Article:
Standard Interpretations - Table of Contents|
| Standard Number:||1910.269; 1910.269(p)(1)(iii)|
February 1, 2008
Mr. Dwight Miller
Consolidated Electric Cooperative
5255 St. Rt. 95
Mt. Gilead, OH 43338
Dear Mr. Miller:
Thank you for your letter to the Occupational Safety and Health Administration's (OSHA's) Directorate of Enforcement Programs (DEP) regarding the Electric power generation, transmission and distribution standard, 29 CFR 1910.269. This letter constitutes OSHA's interpretation only of the requirements discussed and may not be applicable to any questions not delineated within your original correspondence.
Your question relates to 1910.269(p)(1)(iii), which prohibits the operator of an electric line truck from leaving his or her position at the controls while a load is suspended unless the employer can demonstrate that no employee (including the operator) might be endangered. Your paraphrased question and our reply follow:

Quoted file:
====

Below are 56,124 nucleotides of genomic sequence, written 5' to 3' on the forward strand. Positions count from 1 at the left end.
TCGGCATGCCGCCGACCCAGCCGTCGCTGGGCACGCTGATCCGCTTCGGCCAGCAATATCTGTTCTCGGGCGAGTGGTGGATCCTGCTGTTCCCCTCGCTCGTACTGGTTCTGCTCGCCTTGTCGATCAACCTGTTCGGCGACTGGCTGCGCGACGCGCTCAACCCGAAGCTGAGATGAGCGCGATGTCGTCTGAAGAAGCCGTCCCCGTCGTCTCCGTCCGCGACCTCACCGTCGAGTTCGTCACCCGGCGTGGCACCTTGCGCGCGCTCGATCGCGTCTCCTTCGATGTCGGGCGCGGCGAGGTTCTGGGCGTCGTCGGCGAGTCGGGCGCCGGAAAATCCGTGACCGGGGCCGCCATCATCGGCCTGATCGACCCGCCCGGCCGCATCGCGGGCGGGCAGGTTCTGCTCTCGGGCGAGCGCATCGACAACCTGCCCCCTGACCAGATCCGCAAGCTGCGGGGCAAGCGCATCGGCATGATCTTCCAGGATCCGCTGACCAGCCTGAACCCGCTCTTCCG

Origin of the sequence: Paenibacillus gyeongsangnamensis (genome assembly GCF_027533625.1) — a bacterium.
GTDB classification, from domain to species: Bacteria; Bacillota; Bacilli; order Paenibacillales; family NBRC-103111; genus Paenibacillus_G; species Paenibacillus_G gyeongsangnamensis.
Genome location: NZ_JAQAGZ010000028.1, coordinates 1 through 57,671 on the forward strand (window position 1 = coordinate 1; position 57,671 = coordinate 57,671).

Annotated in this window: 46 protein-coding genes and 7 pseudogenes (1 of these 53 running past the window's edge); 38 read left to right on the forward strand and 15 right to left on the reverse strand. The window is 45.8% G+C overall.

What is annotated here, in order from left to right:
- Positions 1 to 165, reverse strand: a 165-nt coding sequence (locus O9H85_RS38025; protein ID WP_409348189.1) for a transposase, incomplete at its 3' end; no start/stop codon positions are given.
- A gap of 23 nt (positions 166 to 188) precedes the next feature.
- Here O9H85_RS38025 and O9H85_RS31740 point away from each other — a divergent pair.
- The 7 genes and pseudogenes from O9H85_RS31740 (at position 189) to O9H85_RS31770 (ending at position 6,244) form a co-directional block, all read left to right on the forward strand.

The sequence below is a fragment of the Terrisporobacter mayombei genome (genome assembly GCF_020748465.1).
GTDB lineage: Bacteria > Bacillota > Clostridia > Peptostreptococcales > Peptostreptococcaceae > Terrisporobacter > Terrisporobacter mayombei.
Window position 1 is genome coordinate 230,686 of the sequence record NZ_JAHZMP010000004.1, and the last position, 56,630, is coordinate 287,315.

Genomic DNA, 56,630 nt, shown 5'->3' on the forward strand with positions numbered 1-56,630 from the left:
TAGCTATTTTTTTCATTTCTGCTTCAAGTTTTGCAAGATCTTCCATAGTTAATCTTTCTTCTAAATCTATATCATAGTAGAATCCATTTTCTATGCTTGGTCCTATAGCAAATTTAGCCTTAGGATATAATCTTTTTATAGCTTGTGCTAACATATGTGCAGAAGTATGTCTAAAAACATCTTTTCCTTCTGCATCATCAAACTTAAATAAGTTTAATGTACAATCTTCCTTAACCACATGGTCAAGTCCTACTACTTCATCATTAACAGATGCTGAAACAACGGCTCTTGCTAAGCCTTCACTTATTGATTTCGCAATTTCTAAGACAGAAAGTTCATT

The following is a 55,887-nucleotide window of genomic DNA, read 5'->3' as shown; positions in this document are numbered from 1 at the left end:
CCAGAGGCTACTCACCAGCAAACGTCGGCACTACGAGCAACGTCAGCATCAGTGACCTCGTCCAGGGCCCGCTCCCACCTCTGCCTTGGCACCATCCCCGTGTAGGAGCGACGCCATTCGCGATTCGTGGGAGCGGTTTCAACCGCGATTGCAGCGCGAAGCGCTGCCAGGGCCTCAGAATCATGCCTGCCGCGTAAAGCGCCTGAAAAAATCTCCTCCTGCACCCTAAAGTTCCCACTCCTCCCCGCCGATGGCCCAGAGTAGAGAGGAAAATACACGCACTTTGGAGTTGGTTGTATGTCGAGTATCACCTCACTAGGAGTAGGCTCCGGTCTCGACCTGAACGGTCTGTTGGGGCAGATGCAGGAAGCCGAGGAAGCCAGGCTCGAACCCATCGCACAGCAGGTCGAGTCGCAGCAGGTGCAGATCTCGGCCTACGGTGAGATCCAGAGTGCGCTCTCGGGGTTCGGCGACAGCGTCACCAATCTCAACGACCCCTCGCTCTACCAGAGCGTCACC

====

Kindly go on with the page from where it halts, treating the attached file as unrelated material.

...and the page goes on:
Question: If a pole (that is not close to energized lines) is suspended about 3 or 4 feet off the ground (while it is being framed out) and the operator shuts the truck off and disables the controls, would this be sufficient means of demonstrating that no employee would be endangered?
Reply: No. Shutting the truck off and disabling the controls is not, alone, a sufficient means of demonstrating that no employee would be endangered under 1910.269(p)(1)(iii). The purpose of 1910.269(p)(1)(iii) is to ensure that the operator is at the controls to promptly take corrective action in the event an emergency situation arises that necessitates moving the suspended load, e.g., if wind or unstable soil causes the load to start to tip. See 59 FR 4320, 4399 (Jan. 31,